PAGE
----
Published on June 12, 2019 by Joshua R Monroe

P&R Publishing, 2007 | 424 pages

A Brief Book Summary from Books At a Glance



This book covers the story of Western thought from the Presocratics to the end of the 20th Century. It compares the biblical worldview with the worldviews and philosophies that have come and gone throughout history. In ten chapters, the major thinkers and developments of each era are examined, and a narrative thread is pulled through which shows the continuity and discontinuity in Western thought over the centuries. Thinkers and philosophical movements are evaluated on the basis of the presupposition that the Christian worldview is true.


Table of Contents

Chapter 1 Greeks Bearing Gifts (John Frame)
Chapter 2 The Hebrew World-and-Life View (John D. Currid)
Chapter 3 New Testament Worldview (Vern Sheridan Poythress)
Chapter 4 Christianity from the Early Fathers to Charlemagne (Richard C. Gamble)
Chapter 5 Medieval Theology and the Roots of Modernity (Peter J. Leithart)
Chapter 6 The Renaissance (Carl Trueman)
Chapter 7 The Reformation as a Revolution in Worldview (Scott Amos)
Chapter 8 Enlightenments and Awakenings: The Beginning of Modern Culture Wars (W. Andrew Hoffecker)
Chapter 9 The Age of Intellectual Iconoclasm: The Nineteenth-Century Revolt against Theism (Richard Lints)
Chapter 10 Philosophy Among the Ruins: The Twentieth-Century and Beyond (Michael W. Payne)



Chapter 1: Greeks Bearing Gifts

The contributions of Greek culture and thought are enormous, but we must not adopt their worldviews or synthesize them with the Bible. Although they knew God (Rom. 1), the Greek philosophers rejected him and constructed systems to make sense of the world without him. The nous, the unmoved mover, the logos—these were all conceptions that were infinitely short of who God is. Greek philosophy did not recognize a supreme, personal, absolute God. Philosophy began as a movement away from old religions and myths. Thales and other early philosophers tried to understand the natural order (what it was, where it came from, how it worked). Different pre-Socratic philosophers posited different ways of understanding the world that privileged either experience or rationality. There was an oscillation between rationality and irrationality, and every system had internal inconsistencies. Presocratic philosophy led to the Sophists, who were relativists. Socrates introduced the dialectic method and introspection to find truth. Plato is one of the most important philosophers in world history. He privileged reason over sense experience and posited the world of the Forms to explain knowledge. The highest form is the Good, and everything participates in it to some extent. Plato’s epistemology and metaphysics were practically applied in his political writings. He believed that both a city and an individual person should be properly controlled and internally balanced. Aristotle rejected Plato’s theory of the Forms. For metaphysics he held that substances consisted of both form and matter. Everything except the unmoved mover had both potentiality and actuality (i.e. potential for change from what something actually is currently, like an acorn growing into an oak). In Ethics, Aristotle taught that everyone pursues well-being. People should try to grow in virtue, and virtue is found in the golden mean between two vices of excess. Stoics were fatalists who sought to live according to natural laws and fate. Plotinus was the founder of Neo-Platonism, which held that the highest reality was the One (of which nothing could be predicated), and that a series of emanations came out of it which were abodes of life. The material world was far down the chain from the One; the Nous was closest to the One, and it was in the Nous that Plotinus located the Forms. All the Greek philosophers tried to interpret the world through their autonomous reason, and as a result they failed. We must understand the world in reference to God and his revelation.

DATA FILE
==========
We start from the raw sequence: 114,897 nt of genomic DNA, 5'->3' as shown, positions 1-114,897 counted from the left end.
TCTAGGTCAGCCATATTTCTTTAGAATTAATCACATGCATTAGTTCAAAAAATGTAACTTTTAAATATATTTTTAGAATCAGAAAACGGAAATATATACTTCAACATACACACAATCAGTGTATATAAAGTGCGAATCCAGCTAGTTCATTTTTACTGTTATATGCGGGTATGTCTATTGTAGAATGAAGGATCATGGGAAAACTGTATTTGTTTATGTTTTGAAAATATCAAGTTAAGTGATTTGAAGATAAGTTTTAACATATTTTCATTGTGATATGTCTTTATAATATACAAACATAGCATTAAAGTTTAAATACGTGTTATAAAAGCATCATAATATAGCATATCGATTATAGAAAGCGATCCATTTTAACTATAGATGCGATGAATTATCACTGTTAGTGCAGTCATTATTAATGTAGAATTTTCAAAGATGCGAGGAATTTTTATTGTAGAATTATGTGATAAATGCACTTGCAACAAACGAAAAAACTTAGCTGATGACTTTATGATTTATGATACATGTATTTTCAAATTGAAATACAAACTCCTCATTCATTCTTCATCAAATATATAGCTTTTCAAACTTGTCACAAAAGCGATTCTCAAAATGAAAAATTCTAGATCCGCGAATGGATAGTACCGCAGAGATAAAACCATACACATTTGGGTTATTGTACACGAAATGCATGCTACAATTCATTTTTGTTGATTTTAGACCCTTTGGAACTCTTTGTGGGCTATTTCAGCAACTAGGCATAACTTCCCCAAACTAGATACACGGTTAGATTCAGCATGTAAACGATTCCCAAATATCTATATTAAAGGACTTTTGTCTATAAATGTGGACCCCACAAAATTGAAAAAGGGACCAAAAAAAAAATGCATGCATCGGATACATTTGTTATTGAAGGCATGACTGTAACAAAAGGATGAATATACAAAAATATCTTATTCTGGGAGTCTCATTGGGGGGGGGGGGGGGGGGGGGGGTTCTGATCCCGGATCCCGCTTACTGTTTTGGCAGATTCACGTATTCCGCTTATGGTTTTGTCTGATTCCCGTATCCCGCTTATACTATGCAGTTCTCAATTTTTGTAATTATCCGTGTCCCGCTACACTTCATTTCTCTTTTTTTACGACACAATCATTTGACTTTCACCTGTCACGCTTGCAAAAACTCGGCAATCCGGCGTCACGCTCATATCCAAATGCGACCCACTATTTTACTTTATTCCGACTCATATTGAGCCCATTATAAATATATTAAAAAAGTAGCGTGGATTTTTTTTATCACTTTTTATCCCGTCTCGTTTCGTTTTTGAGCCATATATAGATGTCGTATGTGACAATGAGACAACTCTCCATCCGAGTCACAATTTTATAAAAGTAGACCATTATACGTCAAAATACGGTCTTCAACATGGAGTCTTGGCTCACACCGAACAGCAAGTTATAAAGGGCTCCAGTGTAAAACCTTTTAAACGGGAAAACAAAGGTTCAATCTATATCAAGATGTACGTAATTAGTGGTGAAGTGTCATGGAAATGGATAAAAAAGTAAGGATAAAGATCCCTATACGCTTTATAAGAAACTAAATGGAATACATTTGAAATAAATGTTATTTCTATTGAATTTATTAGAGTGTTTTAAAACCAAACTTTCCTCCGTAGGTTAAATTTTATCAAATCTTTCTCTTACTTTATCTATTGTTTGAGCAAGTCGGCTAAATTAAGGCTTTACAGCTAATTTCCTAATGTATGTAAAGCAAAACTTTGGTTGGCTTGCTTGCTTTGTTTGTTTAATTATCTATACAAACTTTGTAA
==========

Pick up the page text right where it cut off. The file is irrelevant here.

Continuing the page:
Chapter 2: The Hebrew World-and-Life View

Many scholars have mocked the Hebrews as backwards and without a philosophy, but there is an incredible depth in their world-and-life view. The foundation for them was the existence of God and his revelation. God revealed himself in creation and historical acts, but also verbally. The Scriptures were considered infallible and authoritative since they were ultimately the very word of God. Hebrews were radically monotheistic in their beliefs. Their God was the only living God, the maker and ruler of all things. God revealed his nature and power through a variety of names, including Yahweh and various El-forms. The Hebrew Scriptures began with God creating the world. He was self-existent and everything that exists was made by his will and is dependent on him. Importantly, God created all things through the power of his word. Although evangelical scholars continue to debate how to interpret the details and structure of Genesis 1, and whether the world is young or old, the main points that God is the creator and that creation was ex nihilo should be agreed upon by all. Human beings were. . .

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Revolutions in Worldview: Understanding the Flow of Western Thought

P&R Publishing, 2007 | 424 pages

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